Research Subjects: Biographies


A Guide to the French Marshals

By Alexandre Mikaberidze, FINS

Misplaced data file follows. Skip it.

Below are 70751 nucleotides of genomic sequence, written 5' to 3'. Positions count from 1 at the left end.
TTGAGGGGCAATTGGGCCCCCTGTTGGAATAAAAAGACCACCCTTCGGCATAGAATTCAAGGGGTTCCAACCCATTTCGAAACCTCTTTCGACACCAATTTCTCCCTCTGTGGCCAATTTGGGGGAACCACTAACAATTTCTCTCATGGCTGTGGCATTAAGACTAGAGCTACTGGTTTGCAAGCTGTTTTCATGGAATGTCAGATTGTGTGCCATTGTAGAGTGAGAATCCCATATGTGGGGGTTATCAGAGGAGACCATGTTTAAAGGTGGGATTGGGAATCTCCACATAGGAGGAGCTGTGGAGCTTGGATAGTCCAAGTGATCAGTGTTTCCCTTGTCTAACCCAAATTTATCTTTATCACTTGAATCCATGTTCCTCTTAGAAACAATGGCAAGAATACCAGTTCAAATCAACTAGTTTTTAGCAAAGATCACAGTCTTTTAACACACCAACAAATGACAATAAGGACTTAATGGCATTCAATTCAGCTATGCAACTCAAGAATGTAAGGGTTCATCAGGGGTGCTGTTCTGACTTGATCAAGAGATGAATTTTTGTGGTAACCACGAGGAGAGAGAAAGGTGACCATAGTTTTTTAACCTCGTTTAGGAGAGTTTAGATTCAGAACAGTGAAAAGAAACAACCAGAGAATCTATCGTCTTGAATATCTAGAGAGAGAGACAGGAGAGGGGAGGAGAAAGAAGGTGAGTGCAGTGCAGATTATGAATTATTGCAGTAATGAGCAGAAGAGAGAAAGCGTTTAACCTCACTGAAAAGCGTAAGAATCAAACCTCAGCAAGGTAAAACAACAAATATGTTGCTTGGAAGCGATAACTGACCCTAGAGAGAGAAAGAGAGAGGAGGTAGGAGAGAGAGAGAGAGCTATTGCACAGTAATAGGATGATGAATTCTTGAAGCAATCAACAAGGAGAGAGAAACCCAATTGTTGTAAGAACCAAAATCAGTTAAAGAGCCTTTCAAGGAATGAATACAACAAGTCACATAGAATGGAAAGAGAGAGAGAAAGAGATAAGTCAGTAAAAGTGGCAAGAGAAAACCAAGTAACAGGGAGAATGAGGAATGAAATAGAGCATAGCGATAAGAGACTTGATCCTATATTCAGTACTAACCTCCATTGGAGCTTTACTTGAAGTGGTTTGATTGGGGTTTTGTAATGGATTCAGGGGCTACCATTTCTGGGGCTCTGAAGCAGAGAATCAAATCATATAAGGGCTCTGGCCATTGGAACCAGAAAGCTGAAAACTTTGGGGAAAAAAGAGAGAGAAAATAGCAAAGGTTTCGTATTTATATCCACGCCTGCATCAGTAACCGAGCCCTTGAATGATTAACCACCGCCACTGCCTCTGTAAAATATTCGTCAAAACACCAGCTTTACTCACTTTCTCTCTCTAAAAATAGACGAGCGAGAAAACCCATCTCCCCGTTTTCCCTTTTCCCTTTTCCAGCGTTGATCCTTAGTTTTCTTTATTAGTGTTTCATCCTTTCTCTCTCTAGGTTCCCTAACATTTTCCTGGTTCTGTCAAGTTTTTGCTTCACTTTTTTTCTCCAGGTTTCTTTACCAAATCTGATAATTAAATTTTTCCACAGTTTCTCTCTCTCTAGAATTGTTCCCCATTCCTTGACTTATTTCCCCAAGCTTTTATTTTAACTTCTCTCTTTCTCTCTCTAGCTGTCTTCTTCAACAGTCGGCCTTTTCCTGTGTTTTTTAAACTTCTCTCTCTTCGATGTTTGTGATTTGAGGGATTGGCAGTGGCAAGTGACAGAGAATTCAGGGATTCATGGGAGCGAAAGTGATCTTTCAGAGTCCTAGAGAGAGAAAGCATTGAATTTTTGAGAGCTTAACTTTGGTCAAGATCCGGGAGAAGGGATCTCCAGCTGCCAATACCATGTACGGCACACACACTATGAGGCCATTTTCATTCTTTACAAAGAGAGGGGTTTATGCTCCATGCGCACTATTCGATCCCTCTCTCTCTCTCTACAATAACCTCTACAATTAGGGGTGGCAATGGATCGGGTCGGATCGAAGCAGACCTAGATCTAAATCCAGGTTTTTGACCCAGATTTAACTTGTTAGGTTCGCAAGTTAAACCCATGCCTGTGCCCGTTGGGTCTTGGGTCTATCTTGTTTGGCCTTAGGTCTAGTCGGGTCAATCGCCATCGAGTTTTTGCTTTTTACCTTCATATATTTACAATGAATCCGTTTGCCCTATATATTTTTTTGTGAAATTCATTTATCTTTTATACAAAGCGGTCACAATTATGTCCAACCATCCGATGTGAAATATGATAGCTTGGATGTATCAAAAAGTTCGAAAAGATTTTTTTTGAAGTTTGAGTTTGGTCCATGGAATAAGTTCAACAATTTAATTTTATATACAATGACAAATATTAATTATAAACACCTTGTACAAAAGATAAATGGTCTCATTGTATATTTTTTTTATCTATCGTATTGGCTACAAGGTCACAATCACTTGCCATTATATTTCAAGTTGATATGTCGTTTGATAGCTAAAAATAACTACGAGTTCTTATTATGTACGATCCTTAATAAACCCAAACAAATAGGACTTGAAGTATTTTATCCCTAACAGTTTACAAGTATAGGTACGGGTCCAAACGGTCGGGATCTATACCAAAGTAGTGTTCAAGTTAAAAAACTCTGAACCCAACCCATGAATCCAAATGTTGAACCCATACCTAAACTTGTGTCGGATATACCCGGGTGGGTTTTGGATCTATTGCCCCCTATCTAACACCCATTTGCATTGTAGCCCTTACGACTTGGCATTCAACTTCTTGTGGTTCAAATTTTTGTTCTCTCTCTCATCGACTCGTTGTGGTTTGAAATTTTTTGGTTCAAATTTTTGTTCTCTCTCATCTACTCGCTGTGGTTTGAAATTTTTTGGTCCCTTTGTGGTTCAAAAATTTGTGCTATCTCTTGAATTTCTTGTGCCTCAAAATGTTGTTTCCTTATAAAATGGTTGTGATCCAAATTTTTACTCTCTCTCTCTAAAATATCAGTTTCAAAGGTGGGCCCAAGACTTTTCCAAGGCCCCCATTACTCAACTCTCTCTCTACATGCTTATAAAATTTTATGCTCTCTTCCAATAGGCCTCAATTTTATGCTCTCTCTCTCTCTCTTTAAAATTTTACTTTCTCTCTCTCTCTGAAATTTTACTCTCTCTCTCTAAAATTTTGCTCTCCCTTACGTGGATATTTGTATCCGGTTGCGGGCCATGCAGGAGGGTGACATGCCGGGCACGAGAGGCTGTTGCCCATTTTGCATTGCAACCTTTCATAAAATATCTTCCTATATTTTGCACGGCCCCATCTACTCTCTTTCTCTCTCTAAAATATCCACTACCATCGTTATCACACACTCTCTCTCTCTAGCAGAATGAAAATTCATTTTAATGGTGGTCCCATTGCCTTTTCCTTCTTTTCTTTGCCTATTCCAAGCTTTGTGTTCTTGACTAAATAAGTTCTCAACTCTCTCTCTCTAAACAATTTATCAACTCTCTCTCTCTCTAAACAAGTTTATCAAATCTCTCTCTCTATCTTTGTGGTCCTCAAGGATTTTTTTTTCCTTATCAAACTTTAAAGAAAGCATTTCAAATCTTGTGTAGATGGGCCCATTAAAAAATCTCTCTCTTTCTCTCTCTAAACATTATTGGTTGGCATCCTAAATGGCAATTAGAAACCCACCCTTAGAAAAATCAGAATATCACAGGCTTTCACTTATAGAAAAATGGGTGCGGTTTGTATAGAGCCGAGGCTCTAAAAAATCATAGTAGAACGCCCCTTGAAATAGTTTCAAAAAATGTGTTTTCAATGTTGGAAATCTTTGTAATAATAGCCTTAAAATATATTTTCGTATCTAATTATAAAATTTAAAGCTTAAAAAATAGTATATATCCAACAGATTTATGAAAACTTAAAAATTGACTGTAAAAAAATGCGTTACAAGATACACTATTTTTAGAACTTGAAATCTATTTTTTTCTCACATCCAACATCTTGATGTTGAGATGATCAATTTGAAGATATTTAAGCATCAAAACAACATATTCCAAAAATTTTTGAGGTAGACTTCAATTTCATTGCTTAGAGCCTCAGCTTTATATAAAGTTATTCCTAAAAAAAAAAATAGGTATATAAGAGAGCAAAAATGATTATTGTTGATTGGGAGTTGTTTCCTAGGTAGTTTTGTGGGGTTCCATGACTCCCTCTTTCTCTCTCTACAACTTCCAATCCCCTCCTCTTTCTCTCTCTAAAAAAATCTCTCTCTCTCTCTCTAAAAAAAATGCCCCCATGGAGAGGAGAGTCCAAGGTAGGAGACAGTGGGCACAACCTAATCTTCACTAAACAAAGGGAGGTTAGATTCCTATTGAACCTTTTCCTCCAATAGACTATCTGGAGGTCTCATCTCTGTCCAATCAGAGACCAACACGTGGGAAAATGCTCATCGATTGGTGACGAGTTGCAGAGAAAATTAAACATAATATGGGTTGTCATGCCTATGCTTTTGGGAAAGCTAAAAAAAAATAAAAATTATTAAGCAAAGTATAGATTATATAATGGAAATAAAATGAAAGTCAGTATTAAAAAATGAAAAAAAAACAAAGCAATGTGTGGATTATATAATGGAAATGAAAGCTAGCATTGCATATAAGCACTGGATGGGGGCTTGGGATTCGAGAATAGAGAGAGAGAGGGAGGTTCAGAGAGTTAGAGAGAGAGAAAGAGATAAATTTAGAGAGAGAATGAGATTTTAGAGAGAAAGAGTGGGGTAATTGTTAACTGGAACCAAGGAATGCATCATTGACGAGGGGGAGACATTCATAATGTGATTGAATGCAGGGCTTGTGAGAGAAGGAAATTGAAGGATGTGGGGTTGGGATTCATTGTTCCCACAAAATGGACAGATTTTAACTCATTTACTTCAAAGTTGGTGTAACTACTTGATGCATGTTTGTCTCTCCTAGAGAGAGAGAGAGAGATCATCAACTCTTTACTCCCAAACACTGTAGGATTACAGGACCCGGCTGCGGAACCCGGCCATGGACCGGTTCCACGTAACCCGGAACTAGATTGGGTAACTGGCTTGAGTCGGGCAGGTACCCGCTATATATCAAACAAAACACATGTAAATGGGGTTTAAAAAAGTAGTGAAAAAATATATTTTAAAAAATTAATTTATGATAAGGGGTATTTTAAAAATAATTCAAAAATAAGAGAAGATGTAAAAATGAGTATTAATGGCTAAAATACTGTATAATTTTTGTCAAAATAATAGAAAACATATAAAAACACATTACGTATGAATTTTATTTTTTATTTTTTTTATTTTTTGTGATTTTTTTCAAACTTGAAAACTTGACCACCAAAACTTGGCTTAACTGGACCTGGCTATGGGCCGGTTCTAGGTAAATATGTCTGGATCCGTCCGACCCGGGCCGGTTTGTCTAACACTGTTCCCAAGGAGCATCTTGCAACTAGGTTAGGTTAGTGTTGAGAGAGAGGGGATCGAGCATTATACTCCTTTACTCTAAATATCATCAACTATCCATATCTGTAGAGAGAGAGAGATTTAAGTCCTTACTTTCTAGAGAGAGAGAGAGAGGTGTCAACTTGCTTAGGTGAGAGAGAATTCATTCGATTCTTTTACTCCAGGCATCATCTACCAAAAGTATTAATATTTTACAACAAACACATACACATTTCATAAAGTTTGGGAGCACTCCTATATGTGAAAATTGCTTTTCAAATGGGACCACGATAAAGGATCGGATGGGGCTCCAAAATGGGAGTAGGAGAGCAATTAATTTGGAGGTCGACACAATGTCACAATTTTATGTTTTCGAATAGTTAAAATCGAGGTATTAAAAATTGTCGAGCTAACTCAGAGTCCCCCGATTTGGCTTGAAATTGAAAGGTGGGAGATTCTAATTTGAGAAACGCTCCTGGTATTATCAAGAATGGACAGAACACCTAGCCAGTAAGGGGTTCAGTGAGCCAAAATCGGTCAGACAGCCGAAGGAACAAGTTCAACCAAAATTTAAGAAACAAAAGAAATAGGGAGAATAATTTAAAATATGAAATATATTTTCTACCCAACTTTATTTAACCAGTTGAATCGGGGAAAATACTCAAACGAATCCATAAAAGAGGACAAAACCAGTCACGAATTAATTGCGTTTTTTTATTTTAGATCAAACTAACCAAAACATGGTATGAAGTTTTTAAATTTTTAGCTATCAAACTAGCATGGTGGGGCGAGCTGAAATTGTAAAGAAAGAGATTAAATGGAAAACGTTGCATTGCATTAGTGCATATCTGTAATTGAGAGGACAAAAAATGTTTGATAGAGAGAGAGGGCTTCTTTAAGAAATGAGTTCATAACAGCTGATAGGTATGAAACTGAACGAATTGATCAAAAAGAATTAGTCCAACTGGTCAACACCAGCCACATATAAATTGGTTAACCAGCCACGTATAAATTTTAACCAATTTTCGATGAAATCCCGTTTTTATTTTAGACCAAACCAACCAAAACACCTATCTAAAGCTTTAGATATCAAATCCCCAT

The French Revolution and subsequent Age of Napoleon produced a galaxy of generals, whose names thundered throughout the continent. The foremost among them were twenty six generals elevated by Napoleon to the rank of the Marshal (le marechal). Napoleon initially created eighteen marshals, leaving two vacancies to be filled afterward. Four of these were honorary appointments (Kellerman, Lefevre, Periguin, and Serruier), were given to those who had distinguished themselves in previous battles. The other fourteen were conferred on generals destined for active service, but in reward of their former deeds. The fourteen active marshals were Jourdan, Berthier, Massena, Lannes, Ney, Augereau, Brune, Murat, Bessières, Moncey, Mortier, Soult, Davoust, and Bernadotte. All these generals had distinguished themselves on the battlefields, except Berthier whose expertise laid in administrative sphere. The title of the marchal was not a military rank, like general of division, but rather it signified the persons' social and court position in the imperial hierarchy.

 

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